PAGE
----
You Can Use Discretionary Trusts In Your Will for Those Who Cannot Handle Money or Have Special Needs

Some beneficiaries can’t handle their inheritance because of disability, financial recklessness, divorce or bankruptcy. If they are receiving government disability payments, their entitlement to benefits may be based on income tests. They may lose benefits if their income exceeds certain levels. These programs can provide housing, income, medical benefits and other assistance.

Consider discretionary trusts for these beneficiaries. Here’s how they work.

Gifts in your will can be given to your trustee (who could also be your executor). This trust gift could be one-third of your estate or $200,000. This gift is not given to your beneficiary but to your trustee(s). Your trustee decides, in their discretion, what limited distribution to make to your beneficiary. This can maximize beneficiaries’ other allowable benefits until a person reaches a certain age. Note, these discretionary trusts should be prepared with legal advisors.

Find more information at Ontario Disability Support Program.

Property put into trust never becomes the property of the special needs beneficiary. Your beneficiary cannot demand or control trust assets. Your trustee controls all distributions from the trust of income earned and capital. The trustee has absolute discretion over how much or how little income or capital is given to the special needs beneficiary.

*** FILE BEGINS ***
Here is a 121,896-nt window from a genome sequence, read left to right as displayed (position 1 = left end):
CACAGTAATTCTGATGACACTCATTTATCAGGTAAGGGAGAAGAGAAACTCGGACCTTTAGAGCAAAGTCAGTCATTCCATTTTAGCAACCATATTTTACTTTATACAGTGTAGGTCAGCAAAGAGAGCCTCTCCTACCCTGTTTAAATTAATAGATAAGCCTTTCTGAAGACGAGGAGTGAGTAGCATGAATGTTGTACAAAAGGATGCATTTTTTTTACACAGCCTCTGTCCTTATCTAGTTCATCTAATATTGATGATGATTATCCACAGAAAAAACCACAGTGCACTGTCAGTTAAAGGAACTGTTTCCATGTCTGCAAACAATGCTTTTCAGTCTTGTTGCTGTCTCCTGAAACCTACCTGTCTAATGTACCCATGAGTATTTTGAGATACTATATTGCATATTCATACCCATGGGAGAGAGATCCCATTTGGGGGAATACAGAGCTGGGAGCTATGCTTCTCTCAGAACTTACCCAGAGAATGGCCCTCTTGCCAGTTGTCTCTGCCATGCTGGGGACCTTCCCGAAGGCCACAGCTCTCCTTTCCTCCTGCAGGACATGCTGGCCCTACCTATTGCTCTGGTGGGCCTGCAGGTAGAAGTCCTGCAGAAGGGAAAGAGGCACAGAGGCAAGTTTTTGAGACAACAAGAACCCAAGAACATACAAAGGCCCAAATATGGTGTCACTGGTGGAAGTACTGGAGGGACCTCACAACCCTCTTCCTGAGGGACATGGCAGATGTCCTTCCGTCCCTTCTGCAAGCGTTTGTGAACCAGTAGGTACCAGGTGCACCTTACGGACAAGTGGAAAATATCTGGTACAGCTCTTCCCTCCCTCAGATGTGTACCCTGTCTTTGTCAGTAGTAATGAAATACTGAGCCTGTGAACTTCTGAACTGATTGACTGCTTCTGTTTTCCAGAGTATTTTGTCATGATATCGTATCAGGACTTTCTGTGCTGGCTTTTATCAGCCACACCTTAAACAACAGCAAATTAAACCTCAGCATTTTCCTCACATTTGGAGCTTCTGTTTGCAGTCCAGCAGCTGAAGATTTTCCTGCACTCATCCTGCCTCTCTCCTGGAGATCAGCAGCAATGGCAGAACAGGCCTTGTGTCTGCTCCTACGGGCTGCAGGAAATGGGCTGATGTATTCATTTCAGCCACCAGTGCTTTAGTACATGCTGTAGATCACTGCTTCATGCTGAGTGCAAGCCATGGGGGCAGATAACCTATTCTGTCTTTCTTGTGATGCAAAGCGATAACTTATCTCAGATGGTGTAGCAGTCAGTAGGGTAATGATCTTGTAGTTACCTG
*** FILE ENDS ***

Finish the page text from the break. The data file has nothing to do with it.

Your beneficiary benefits as the estate trustee controls and manages assets in trust.

Henson Trusts: Jack’s Story

Jack created a discretionary trust, called a Henson trust, in his will for his special-needs daughter, Helen. Jack appoints his son, Michael, to handle the $100,000 in this Henson Trust. Helen receives government assistance based on her income. She has limitations on what she can receive as income or gifts. Helen’s brother, Michael, decides when and if Helen receives any benefits. He can use his discretion to benefit Helen or her children, if Helen has any.

Helen cannot compel Michael to make any payments to her. If Helen dies, what’s left of the trust fund can go to Helen’s children or a charity. Helen did not inherit anything and she could not lose any benefits.

Do you need help deciding if a discretionary trust is right for your will? Contact me today. We can meet to discuss your needs. I look forward to helping you.

Estate law is all I do.

Ed Olkovich, Certified by the Law Society of Ontario as a Specialist in Estates & Trusts Law